The fascinating history of botox

When you think of Botox, chances are cosmetic applications come to mind.

Indeed, here at Refine Aesthetics, we offer Botox to smooth facial wrinkles such as crow’s feet and frown lines.

Yet, Botox has a far-reaching history, and it’s still used to treat a number of different medical issues today.

Here’s a look into the fascinating origin story of Botox.

From Poison to Beauty

Clostridium botulinum is a bacteria that can be found in the environment and cause a rare but disabling paralysed illness.

Infection with this toxin can occur by ingestion leading to muscles being paralysed including the muscles required to breathe, which could lead to death.

It took over 100 years from the time it was first discovered to when it would be used safely administered for beauty purposes.

When was Botox first used?

The Botox drug is made from a toxin that the bacterium Clostridium botulinum produces.

It works by weakening or paralyzing specific muscles or blocking nerves.

It’s the same toxin that could lead to food poisoning if ingested, and in fact, that’s how Botox’s story begins.

Botulinum toxin was first discovered in 1897 after a group of Belgian musicians fell sick when eating the same smoked ham after performing at a funeral.

Following such an extreme event, the ham was sent for analysis to a professor of bacteriology, Emile van Ermengem, at the University of Ghent.

Dr. van Ermengem originally discovered the bacteria, but it was only later isolated and purified by US scientists during World War II.

Throughout the mid-1900s, the bacteria was further studied in the US, and finally, D.B. Drachman demonstrated the toxin’s paralysis effect while conducting animal studies in 1965.

In the 1970s, American ophthalmologist Dr Alan Scott began to investigate the toxin as a possible treatment for eye impairments.

In 1978, he injected the paralytic into a patient for the first time, in an attempt to treat the eye muscles after surgery for retinal detachment.

This experiment was successful and paved the way for other patients to receive it, including those who suffered from strabismus, or misalignment of the eyes.

Dr. Scott’s groundbreaking research led him to become known as the “Father of Botox”.

The Evolution of Botox

Doctors in other fields heard of Dr. Scott’s injections and soon began using them for other issues such as jaw-clenching and migraines.

But beyond addressing the root problem, these injections also came with an unexpected benefit: patients soon found that the fine lines around their eyes were also smoother afterwards.

The FDA originally approved Scott’s drug, OnabotulinumtoxinA, for therapeutic use in 1989.

In addition to treating strabismus, it was also used for blepharospasm, a condition in which the eyes lid twitches.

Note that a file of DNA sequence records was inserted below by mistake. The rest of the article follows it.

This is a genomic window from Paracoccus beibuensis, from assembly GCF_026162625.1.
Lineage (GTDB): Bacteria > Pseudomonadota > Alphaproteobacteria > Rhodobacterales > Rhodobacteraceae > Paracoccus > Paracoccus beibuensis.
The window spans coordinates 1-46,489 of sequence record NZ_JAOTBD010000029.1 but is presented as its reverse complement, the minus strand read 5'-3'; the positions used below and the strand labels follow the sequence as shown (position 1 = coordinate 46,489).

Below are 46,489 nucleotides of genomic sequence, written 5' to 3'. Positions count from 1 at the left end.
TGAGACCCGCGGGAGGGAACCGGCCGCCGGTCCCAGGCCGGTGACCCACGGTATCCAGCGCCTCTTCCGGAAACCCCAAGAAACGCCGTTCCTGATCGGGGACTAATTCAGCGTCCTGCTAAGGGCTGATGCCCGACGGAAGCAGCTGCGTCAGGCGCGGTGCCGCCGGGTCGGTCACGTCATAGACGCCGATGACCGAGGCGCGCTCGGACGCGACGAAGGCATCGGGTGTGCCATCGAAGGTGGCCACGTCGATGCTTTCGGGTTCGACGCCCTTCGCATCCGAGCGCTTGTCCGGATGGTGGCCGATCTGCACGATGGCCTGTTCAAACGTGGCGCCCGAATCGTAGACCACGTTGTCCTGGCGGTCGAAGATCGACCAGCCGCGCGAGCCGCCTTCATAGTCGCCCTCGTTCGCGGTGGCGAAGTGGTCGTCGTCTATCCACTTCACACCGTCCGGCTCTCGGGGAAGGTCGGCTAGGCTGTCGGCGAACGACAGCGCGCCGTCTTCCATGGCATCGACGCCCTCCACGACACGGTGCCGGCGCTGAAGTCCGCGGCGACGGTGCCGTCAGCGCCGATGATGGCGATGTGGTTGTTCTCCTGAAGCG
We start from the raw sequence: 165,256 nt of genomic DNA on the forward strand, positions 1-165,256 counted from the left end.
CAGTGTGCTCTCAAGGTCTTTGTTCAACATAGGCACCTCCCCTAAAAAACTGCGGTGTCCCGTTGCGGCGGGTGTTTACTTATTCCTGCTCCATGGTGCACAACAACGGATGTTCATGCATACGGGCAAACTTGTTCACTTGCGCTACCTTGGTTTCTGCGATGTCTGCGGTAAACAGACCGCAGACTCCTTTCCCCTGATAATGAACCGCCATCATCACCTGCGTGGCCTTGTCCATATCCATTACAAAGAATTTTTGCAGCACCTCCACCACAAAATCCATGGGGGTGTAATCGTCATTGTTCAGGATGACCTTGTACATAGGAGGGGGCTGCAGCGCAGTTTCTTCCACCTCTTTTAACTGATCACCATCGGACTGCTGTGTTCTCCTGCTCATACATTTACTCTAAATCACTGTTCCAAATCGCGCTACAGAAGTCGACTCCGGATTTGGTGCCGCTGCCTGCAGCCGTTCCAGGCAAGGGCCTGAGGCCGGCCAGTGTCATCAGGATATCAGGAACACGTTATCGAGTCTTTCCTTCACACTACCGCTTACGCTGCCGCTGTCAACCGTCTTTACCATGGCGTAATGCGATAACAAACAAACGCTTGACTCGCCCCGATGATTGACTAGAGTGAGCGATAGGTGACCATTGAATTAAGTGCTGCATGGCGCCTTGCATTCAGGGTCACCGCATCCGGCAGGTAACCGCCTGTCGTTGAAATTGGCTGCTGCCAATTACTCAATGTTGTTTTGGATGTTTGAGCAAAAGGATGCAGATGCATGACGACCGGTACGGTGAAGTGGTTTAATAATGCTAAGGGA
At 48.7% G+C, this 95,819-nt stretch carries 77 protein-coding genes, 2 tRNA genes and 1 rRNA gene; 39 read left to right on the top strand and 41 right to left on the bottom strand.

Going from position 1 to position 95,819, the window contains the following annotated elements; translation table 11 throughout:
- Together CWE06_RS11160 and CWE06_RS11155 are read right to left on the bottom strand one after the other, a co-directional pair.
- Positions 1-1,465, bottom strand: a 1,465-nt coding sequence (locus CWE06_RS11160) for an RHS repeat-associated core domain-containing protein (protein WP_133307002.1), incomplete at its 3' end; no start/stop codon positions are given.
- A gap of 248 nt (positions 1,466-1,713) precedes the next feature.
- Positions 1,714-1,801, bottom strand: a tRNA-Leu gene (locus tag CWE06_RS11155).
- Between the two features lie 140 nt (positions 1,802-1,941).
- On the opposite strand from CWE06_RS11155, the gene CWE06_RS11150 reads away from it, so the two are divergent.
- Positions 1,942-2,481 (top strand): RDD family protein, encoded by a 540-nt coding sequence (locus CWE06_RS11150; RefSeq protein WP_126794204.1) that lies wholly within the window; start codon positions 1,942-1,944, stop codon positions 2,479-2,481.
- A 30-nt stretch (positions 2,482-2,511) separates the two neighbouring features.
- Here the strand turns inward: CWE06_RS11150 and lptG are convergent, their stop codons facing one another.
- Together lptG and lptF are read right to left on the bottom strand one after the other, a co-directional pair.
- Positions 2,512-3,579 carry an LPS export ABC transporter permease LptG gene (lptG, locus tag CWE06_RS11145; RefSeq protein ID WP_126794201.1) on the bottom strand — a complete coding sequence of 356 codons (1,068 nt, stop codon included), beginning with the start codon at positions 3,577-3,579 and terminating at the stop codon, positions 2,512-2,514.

He sold the rights to the drug in 1991, and the new distributor, Allergan, rebranded to Botox the year afterwards. 

Throughout the 1990s, Botox became known as a powerful tool for helping people maintain a more youthful appearance.

Doctors became increasingly skilled at using it for cosmetic purposes, and by 2002, the drug received FDA approval for cosmetic applications, including treating frown lines, crow’s feet, and forehead lines.

Today, Botox remains the only neurotoxin with FDA approval for various cosmetic applications.

It continues to be used to treat eye conditions, as well as those that cause muscle contractions, chronic migraines, overactive bladder, and severe underarm sweating.

Botox can also be used to strategically relax muscles in the face for wrinkle reduction, brow lifting, jawline slimming, and more.

Most recently, it may even be linked to reducing anxiety. 

Is Botox safe to use?

Yes. The FDA approval means this as tests to make sure medicines/products are safe for use on humans.

When administered by a trained medical practitioner within safe doses it is a safe treatment.

The doses required for cosmetic purposes are very small compared to doses that would be required to cause life-threatening complications.

Does Botox cause cancer?

There is no evidence to suggest that Botox causes cancer.

There are relatively few causes of adverse reactions following Botox injections and most are not major or permanent conditions.

Also, compared to known carcinogens, Botox is administered in much smaller amounts and consumed less frequently.

How does Botox work?

Botox can be used to stop muscles from contracting.

Muscles contract when they receive a nerve signal to do so.

Botox blocks this signal.

It also blocks signals for pain and inflammatory reactions making it useful e.g. migraines, etc.

It starts to work after 1-4 days and after 120 days the effects will wear off.

The body regenerates new nerve endings so the nerve signals can be received without the botulism toxin block(2).

Because of this action, it can be used for aesthetic purposes to soften wrinkles as stopping muscles from moving causes less wrinkling/scrunching of the skin.

Its other uses are for excessive sweating, teeth grinding, and migraines to list a few.

Who should not have Botox?

  • Trying to conceive women/pregnant or breastfeeding
  • Treatment site infection
  • You have a neuromuscular condition e.g. myasthenia gravis
  • Taking certain medications e.g. Gentamicin antibiotics

Botox has many many uses, more being found all the time. It’s actually a wonder drug.

It has been through so much research and testing and has a great safety profile.

It’s certainly come on a long way in 100+ years.

I think it’s absolutely fabulous!!!

If you’re interested in finding out what Botox injections could do for you, please book a consultation, you can either message or book online. 

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